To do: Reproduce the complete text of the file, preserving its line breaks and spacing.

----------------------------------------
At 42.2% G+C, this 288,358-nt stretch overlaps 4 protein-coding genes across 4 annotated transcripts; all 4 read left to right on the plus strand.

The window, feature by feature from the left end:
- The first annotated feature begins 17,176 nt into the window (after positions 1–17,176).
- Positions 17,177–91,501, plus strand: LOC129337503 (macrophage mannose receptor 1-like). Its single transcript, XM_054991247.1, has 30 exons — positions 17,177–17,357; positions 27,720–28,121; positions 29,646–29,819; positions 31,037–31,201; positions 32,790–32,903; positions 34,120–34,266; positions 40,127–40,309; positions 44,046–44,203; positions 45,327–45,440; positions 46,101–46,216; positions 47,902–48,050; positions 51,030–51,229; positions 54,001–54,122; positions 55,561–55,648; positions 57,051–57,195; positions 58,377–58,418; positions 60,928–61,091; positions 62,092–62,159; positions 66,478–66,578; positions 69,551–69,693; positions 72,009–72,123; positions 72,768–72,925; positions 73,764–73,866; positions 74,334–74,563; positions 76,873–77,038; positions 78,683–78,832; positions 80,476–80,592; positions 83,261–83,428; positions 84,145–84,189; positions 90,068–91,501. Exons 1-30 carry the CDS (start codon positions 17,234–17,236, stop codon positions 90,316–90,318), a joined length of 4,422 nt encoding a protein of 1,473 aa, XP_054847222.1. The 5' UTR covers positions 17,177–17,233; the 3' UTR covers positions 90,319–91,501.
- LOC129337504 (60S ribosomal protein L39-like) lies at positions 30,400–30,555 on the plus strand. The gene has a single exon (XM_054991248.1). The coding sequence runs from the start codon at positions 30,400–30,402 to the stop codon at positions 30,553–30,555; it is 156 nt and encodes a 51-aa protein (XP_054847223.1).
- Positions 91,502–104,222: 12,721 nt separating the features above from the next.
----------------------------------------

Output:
At 42.2% G+C, this 288,358-nt stretch overlaps 4 protein-coding genes across 4 annotated transcripts; all 4 read left to right on the plus strand.

The window, feature by feature from the left end:
- The first annotated feature begins 17,176 nt into the window (after positions 1–17,176).
- Positions 17,177–91,501, plus strand: LOC129337503 (macrophage mannose receptor 1-like). Its single transcript, XM_054991247.1, has 30 exons — positions 17,177–17,357; positions 27,720–28,121; positions 29,646–29,819; positions 31,037–31,201; positions 32,790–32,903; positions 34,120–34,266; positions 40,127–40,309; positions 44,046–44,203; positions 45,327–45,440; positions 46,101–46,216; positions 47,902–48,050; positions 51,030–51,229; positions 54,001–54,122; positions 55,561–55,648; positions 57,051–57,195; positions 58,377–58,418; positions 60,928–61,091; positions 62,092–62,159; positions 66,478–66,578; positions 69,551–69,693; positions 72,009–72,123; positions 72,768–72,925; positions 73,764–73,866; positions 74,334–74,563; positions 76,873–77,038; positions 78,683–78,832; positions 80,476–80,592; positions 83,261–83,428; positions 84,145–84,189; positions 90,068–91,501. Exons 1-30 carry the CDS (start codon positions 17,234–17,236, stop codon positions 90,316–90,318), a joined length of 4,422 nt encoding a protein of 1,473 aa, XP_054847222.1. The 5' UTR covers positions 17,177–17,233; the 3' UTR covers positions 90,319–91,501.
- LOC129337504 (60S ribosomal protein L39-like) lies at positions 30,400–30,555 on the plus strand. The gene has a single exon (XM_054991248.1). The coding sequence runs from the start codon at positions 30,400–30,402 to the stop codon at positions 30,553–30,555; it is 156 nt and encodes a 51-aa protein (XP_054847223.1).
- Positions 91,502–104,222: 12,721 nt separating the features above from the next.